Other planned outreach and training related to this biofuels initiative include webinars on:
- TSCA requirements and the PMN process;
- The TSCA Inventory, nomenclature, and Bona Fide process;
- New chemicals risk assessments, including applications of the tools, models, and databases; and
- New chemicals risk management actions, including TSCA Section 5 orders and SNURs.
EPA states that it may add additional outreach and training sessions, including training opportunities applicable to all new chemical submitters, based on stakeholder interest and feedback.
DOE EERE BETO Issues Two RFIs On Biomass Conversion R&D
On February 1, 2022, DOE EERE BETO issued two new requests for information (RFI) on biomass conversion R&D and community organic waste programs. The RFI titled “Biomass Conversion Research, Development, and Analysis Programs” focuses on biomass conversion R&D and seeks to address improved robustness of microbial cells, catalytic processes, and state-of-technology analyses in the BETO research portfolio. Through this program, BETO is interested in receiving feedback on barriers, capabilities, tools, and other general information needed to prioritize future R&D programs in the areas of organism and catalyst development. BETO also seeks input on which analyses are most useful to the broader bioenergy research and industrial community. Responses to this RFI must be submitted by March 11, 2022, and are required to be provided as an attachment via e-mail to [email protected].
DOE EERE BETO’s RFI titled “Community-scale Resource and Energy Recovery from Waste Solutions” requests feedback from industry, academia, research laboratories, government agencies, and other stakeholders on issues related to community programs for organic waste. DOE EERE wishes to understand better which wastes related to economic, environmental, and social impacts are of highest priority to communities and how DOE can make its Conversion R&D program more effective in addressing these types of challenges. BETO is particularly interested in input on five different waste streams: dairy manure, swine manure, food waste, municipal wastewater residuals, and fats/oils/greases. Responses to this RFI must also be submitted by March 11, 2022, and provided as an attachment via e-mail to [email protected]. In lieu of providing written responses to this RFI, BETO is also accepting requests for a 30-minute individual discussion via e-mail. Additional information on both RFIs is available here.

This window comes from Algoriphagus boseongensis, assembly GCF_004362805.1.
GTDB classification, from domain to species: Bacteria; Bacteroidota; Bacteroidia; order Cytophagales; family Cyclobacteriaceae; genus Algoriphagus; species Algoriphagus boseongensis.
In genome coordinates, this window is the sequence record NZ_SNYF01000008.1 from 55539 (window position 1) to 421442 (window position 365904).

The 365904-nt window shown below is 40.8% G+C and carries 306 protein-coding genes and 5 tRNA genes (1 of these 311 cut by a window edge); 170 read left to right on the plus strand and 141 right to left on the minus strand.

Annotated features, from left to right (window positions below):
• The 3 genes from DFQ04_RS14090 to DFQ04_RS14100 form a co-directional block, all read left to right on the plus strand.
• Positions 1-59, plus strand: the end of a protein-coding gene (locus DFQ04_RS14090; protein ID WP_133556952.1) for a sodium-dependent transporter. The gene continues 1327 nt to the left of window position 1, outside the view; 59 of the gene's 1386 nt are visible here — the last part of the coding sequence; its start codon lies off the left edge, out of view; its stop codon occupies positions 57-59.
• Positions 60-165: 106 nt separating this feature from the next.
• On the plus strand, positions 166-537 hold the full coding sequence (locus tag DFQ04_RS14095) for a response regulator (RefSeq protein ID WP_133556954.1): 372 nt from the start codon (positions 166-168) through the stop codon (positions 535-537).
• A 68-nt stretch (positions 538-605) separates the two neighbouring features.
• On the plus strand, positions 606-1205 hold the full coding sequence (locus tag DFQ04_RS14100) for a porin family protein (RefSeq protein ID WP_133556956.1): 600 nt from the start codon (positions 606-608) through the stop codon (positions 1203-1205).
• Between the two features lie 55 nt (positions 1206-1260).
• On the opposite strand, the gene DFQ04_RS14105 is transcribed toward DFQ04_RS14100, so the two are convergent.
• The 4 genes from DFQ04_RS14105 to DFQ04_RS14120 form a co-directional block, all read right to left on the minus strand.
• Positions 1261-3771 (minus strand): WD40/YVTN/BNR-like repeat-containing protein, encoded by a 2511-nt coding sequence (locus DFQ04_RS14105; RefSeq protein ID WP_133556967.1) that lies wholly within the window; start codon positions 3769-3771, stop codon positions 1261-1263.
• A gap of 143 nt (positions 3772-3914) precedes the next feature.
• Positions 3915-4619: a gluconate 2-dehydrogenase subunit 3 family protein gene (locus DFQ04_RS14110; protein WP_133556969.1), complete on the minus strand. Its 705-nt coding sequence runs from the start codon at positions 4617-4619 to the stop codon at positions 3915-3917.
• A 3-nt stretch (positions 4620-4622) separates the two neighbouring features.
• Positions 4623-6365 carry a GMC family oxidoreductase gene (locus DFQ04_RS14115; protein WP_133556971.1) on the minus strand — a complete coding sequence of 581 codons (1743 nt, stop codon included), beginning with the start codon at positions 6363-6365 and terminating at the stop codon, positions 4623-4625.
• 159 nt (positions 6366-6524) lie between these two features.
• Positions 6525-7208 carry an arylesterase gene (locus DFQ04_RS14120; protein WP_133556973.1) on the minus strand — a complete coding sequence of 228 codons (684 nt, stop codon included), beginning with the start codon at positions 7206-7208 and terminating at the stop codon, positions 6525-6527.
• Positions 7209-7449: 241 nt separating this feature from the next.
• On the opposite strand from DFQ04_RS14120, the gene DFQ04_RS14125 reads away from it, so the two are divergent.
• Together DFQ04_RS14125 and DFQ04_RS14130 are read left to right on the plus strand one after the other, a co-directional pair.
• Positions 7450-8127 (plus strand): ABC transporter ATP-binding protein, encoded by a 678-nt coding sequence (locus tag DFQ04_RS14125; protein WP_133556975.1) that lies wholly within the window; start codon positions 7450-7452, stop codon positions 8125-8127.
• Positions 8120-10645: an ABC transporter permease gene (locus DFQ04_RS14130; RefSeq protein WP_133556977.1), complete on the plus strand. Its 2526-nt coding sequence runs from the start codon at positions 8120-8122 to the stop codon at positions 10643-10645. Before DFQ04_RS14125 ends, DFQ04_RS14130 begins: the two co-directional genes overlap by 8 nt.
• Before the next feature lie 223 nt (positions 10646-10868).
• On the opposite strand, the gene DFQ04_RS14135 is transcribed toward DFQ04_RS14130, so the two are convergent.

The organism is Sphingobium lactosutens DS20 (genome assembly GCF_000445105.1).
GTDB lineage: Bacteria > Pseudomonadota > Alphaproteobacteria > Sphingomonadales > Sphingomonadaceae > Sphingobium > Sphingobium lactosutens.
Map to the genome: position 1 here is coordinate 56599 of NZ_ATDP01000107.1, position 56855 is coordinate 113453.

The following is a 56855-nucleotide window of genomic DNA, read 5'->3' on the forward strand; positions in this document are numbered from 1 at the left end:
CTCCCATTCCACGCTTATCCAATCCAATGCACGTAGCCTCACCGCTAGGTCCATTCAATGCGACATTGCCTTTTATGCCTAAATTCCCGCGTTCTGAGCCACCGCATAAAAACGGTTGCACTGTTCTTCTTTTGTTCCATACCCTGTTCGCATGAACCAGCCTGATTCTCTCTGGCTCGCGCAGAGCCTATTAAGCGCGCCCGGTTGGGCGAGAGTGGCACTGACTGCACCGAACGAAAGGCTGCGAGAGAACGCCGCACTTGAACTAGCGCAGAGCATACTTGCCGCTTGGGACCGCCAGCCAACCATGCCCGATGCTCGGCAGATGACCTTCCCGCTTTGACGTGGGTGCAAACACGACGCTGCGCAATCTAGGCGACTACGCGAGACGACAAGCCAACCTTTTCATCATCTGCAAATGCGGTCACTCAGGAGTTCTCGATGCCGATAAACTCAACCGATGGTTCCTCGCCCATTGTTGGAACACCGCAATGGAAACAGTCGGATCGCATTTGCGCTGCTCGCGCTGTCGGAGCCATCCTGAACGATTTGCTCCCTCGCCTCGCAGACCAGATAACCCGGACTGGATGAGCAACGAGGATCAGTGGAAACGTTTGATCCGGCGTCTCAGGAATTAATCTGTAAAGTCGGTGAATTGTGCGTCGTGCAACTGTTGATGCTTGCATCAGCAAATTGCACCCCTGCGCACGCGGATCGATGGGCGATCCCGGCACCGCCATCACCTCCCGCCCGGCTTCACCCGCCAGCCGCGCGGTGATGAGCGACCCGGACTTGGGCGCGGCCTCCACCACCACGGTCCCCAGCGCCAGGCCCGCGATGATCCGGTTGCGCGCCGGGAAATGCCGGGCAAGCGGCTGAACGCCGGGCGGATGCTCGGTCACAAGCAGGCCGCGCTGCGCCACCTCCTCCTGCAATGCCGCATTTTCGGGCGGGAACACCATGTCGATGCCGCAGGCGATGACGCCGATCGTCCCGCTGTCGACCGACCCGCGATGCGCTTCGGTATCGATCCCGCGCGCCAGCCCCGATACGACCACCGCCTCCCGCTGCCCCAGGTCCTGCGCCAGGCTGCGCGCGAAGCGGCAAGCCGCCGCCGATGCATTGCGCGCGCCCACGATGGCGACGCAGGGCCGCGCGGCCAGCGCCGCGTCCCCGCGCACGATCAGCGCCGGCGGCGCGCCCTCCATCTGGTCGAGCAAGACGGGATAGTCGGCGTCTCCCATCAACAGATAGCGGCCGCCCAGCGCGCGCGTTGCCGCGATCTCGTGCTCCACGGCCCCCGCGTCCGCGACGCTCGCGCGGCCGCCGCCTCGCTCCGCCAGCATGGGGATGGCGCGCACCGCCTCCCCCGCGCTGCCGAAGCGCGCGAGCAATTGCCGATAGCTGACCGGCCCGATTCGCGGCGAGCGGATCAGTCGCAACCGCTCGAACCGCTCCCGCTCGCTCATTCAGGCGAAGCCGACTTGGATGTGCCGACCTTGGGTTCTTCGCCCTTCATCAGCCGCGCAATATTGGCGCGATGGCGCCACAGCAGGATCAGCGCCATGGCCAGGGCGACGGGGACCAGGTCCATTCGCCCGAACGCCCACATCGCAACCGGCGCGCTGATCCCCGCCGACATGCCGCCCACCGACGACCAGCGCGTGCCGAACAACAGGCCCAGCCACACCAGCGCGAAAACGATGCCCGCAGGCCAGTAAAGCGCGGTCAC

Senator Daley Introduces Bill To Boost Michigan Biofuels
On January 11, 2022, Michigan State Senator Kevin Daley (R, 31st Senate District) introduced a bill focused on growing alternative fuel production in Michigan and providing cleaner and cheaper options for Michigan drivers using biofuels produced with renewable energy from Michigan farms. Senator Daley highlighted that “Biofuels are a major economic engine for rural communities across Michigan, and they help position our state to rely less on foreign oil.” Creating a five-cents-per-gallon tax credit for the sale of ethanol 15 (E-15) fuel and a 0.085-cent-per-gallon for the sale of ethanol 85 (E-85) fuel, this legislation aims to contribute to the reduction of emissions and stabilize markets for Michigan farmers that supply the corn for Michigan’s five ethanol plants. Industry stakeholders such as the Michigan Corn Growers Association demonstrated support for the introduced bill, stating that COVID-19 had a large impact on family farmers and small business owners.
MIT Researchers Create New Approach To Controlling Methane Emissions Through Zeolite Clay
On January 10, 2022, the Massachusetts Institute of Technology (MIT) announced that a team of its researchers has developed a promising approach to control methane emissions and remove methane from the air using zeolite clay. Zeolite clay is inexpensive and abundant. The MIT team found that, when treated with copper, the material is very effective at absorbing methane from the air even at low concentrations. According to researcher and Associate Professor of Civil and Environmental Engineering, Desiree Plata, Ph.D., this process is advantageous over other approaches to removing methane from the air, as other methods tend to use more expensive catalysts that require high temperatures. The method converts methane into carbon dioxide that, according to Plata, is much less impactful in the atmosphere than methane. Methane is about 80 times stronger as a GHG over the first 20 years, and approximately 25 times stronger for the first century.
MIT researchers still have outstanding engineering details to address in this process. To do so, DOE awarded a $2 million grant for MIT to continue to develop specific equipment for methane removal in places with concentrated sources of methane, such as dairy barns and coal mines. Plata reported that the next phase of the project will focus largely on ways to structure the clay material in a multiscale, hierarchical configuration to demonstrate a proof of concept that this method can work in the field.